Politics

Who won today's PMQs? Starmer tells Sunak to ‘apologise for lethal chaos’

Full exchange: Keir Starmer confronts Rishi Sunak over NHS ‘lethal chaos’

It’s that time again, and the biggest figures in British politics were back in the Commons for another PMQs.

After things got back to usual again last week following the Christmas break, Rishi Sunak and Keir Starmer were at loggerheads once again inside the chamber.

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Last week saw Starmer accuse the Tories of ’breaking the NHS’, and the latest head-to-head saw Starmer challenge the PM on ongoing strikes and issues with the health service once again.

But who came out on top? Here’s what happened.

Starmer - “If someone calls 999 now, when would an ambulance arrive?” 7/10

The leader of the opposition starts things off by asking a direct question to Sunak, highlighting the chaos that the health service is currently facing. It looks like the crisis in the NHS will be the big talking point of the day again.

Sunak - “We’re doing everything to improve conditions” 3/10

Sunak claims the Tories are acting rapidly to improve conditions in the NHS without offering any specifics, before asking why Starmer won't support the minimum safety legislation.

Starmer - “Stop blaming others” 8/10

“When will that ambulance arrive,” he asks again, provoking more non-answers from the PM. Sunak instead talks about increasing funding, claims it's because they’re “recovering from the pandemic” and the “pressures of this winter”.

Starmer goes on to detail the extensive wait times for ambulances across the country, and “someone who fears a heart attack fearing a two and a half hour wait” as an average across the UK. After a slightly unsteady start, he is on firmer ground when asks Sunak to ‘stop blaming others... take responsibility and admit the NHS is in crisis’.

Sunak - 'Things are worse in Wales' 1/10

Sunak begins by saying that wait times for ambulances in Wales are even worse than in England, and it’s really not the slam he thinks it is. He also highlights the impact of the pandemic and an early flu season before asking why Starmer won't support the minimum safety legislation in a bizarre response.

Starmer - “He won’t answer any questions and he won’t take any responsibility” 7/10

The Labour leader brings it back to the question of ambulance wait times and does well to quiet down shouts from opposition benches, reminding them that the hypothetical heart attack victim he’s talking about is “one of their constituents”.

Sunak - “We’re investing more in urgent care” 7/10

A stronger response from Sunak, finally answering a question put to him.

“The specific and practical things we are doing to improve ambulance times are clear,” he said. “We’re investing more in urgent and critical care to add more bed capacity. We’re ensuring that flow of patients through emergency care is faster than it ever has been. We are discharging people at a record rate out of hospitals…” Sunak says, finally offering a direct answer to a question.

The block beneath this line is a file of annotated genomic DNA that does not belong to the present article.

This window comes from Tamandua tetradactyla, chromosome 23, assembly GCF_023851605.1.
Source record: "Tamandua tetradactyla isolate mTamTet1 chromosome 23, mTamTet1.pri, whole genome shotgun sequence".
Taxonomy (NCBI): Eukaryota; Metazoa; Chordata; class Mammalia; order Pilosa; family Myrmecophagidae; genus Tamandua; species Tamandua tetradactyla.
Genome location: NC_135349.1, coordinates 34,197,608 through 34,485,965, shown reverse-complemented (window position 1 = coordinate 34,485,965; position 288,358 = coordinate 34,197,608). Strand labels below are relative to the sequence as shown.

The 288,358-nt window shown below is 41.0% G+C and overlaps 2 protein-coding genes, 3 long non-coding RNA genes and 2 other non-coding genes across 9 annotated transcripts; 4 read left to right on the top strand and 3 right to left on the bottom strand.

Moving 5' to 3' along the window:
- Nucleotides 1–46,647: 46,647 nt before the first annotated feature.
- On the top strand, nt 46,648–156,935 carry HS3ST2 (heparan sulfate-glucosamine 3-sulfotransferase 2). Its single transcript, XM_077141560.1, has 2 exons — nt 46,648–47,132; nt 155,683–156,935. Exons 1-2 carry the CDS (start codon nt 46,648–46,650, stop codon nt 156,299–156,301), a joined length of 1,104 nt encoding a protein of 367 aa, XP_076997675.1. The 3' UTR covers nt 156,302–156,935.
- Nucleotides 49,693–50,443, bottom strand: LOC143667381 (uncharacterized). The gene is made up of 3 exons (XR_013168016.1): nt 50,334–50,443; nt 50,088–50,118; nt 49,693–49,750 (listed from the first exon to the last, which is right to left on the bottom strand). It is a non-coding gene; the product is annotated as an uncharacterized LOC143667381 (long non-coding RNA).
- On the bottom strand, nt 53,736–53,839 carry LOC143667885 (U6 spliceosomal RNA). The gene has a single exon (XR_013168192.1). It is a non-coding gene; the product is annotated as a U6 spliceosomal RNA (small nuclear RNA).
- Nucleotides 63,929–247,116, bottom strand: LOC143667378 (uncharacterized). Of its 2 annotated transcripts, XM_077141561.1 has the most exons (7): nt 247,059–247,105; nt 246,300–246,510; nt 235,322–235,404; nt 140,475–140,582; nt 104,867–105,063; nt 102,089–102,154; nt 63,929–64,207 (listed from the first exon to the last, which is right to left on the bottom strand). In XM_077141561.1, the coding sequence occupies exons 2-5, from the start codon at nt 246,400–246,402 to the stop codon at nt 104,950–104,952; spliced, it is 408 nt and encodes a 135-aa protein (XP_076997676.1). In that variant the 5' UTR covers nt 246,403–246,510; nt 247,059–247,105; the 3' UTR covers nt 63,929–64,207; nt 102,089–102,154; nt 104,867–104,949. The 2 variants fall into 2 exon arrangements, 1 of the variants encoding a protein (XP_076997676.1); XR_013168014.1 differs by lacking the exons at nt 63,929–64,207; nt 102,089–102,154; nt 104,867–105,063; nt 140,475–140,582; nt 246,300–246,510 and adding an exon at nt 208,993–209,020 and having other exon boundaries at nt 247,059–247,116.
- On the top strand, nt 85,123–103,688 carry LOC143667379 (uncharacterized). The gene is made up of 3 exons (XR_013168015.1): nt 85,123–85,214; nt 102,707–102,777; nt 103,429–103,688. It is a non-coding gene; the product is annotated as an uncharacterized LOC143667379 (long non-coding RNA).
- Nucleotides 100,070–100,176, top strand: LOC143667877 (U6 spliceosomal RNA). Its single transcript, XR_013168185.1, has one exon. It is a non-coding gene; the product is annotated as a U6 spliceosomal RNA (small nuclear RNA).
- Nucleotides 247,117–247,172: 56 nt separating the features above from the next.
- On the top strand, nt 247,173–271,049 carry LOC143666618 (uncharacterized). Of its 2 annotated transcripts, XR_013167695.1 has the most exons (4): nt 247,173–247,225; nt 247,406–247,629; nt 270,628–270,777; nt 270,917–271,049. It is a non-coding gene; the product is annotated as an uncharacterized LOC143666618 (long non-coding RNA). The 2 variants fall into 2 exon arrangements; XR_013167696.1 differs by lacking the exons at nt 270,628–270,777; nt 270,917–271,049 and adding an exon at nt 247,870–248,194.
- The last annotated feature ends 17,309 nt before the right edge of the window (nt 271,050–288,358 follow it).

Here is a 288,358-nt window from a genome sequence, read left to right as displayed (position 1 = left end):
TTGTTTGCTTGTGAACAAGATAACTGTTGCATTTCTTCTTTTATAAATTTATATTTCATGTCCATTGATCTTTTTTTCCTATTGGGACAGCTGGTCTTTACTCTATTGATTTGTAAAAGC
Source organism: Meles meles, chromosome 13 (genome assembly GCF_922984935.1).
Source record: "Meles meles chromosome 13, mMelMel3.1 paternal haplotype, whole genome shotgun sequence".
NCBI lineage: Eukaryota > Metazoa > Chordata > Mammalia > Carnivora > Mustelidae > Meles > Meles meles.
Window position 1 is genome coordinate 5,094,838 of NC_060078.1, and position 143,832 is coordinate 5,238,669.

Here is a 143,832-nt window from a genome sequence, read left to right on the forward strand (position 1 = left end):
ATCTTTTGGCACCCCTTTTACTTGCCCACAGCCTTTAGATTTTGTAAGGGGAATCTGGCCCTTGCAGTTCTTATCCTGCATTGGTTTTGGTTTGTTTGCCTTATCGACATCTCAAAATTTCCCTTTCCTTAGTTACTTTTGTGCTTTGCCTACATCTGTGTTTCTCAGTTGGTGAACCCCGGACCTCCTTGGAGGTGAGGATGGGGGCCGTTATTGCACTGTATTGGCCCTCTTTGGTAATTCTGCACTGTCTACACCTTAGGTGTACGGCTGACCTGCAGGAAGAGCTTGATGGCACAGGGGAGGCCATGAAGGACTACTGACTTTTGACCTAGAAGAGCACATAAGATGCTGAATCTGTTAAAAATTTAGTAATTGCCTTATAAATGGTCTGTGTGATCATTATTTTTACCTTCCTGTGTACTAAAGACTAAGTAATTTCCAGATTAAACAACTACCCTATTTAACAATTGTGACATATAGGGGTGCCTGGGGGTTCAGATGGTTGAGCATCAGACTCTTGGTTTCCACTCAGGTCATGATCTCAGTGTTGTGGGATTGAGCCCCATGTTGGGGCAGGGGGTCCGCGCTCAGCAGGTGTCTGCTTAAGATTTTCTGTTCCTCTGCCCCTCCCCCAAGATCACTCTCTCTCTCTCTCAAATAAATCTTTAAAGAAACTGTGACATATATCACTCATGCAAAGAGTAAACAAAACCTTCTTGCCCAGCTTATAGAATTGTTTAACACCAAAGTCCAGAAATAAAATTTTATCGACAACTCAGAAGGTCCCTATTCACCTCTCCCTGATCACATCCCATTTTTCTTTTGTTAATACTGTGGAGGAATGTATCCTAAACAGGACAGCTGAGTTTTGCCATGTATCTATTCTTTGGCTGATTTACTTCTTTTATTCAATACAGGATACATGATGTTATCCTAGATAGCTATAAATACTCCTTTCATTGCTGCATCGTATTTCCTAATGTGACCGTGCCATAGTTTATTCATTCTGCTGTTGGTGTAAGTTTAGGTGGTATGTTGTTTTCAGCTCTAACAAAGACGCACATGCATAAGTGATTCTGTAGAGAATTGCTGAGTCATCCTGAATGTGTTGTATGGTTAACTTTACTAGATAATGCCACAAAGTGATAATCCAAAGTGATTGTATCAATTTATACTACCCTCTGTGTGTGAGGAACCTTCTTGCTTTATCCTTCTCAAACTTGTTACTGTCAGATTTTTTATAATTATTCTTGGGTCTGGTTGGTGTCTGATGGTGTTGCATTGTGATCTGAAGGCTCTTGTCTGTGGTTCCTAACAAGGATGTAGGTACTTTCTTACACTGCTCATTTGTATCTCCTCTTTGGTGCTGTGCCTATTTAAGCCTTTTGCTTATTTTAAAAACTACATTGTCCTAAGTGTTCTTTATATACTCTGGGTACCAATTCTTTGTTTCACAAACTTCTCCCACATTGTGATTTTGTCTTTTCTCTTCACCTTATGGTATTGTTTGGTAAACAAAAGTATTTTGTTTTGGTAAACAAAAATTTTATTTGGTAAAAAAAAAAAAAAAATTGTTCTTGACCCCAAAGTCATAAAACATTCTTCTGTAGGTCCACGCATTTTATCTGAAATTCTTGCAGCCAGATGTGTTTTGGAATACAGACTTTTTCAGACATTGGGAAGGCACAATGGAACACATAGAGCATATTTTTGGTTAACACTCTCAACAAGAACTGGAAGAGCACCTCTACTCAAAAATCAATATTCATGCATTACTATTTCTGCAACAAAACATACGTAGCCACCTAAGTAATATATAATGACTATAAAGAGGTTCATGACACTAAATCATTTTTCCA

Sunak ends by accusing Starmer of being “in the pockets of his union paymaster,” which is the strongest he’s been so far.

Starmer - “This is not hypothetical, this is real life” 8/10

Starmer recounts the true stories of 26-year-old “Stephanie from Plymouth” who was battling cancer and died waiting for an ambulance due to services being “unable to prioritise her”.

“When will he sort out these delays and get back to the 18 minute wait?” he asks. A good moment for Starmer.

Sunak - “People are working as hard as they can” 3/10

The PM begins by reeling off the same stuff about people working hard in the NHS, which of course they are, without offering any further answers or solutions. He then asks yet again about the minimum safety legislation, and enquires why Starmer is against the “guarantee of emergency life saving care”. Weak from Sunak.

Starmer - “Deflect, blame others, never take responsibility” 7/10

The leader of the opposition goes in on Sunak’s lack of accountability, before saying: “He won’t say when he will deliver the basic service levels that people need”. He ends by pointing out that 700 people will call an ambulance during the length of PMQS, before asking whether Sunak will “apologise for the lethal chaos under his watch”.

Sunak - “We are delivering on the people’s priorities” 4/10

“The honourable gentleman will just say anything if the politics suits him,” the PM says, before going on to discuss the “broken promises” that Starmer has made including “promising to nationalise public services and promising to have a second referendum”.

Verdict

It turned out to be one of the feistier affairs between Sunak and Starmer so far, as Sunak was clearly a little rattled by the line of questioning on ambulance wait times.

There were some strong moments from Starmer, who did well to bring back the alarming numbers to real human experiences. He was also able to get Sunak to effectively concede that the NHS is in crisis, without saying so explicitly.

If we were working in Sunak’s office, we’d be trying to get together a few more points of attack to be used against Starmer next week. His retorts seemed more feeble than usual this week, returning to the minimum safety legislation point a total of three times.

Ultimately, it was another unconvincing display from Sunak, and a solid if unspectacular week for Starmer in the commons.

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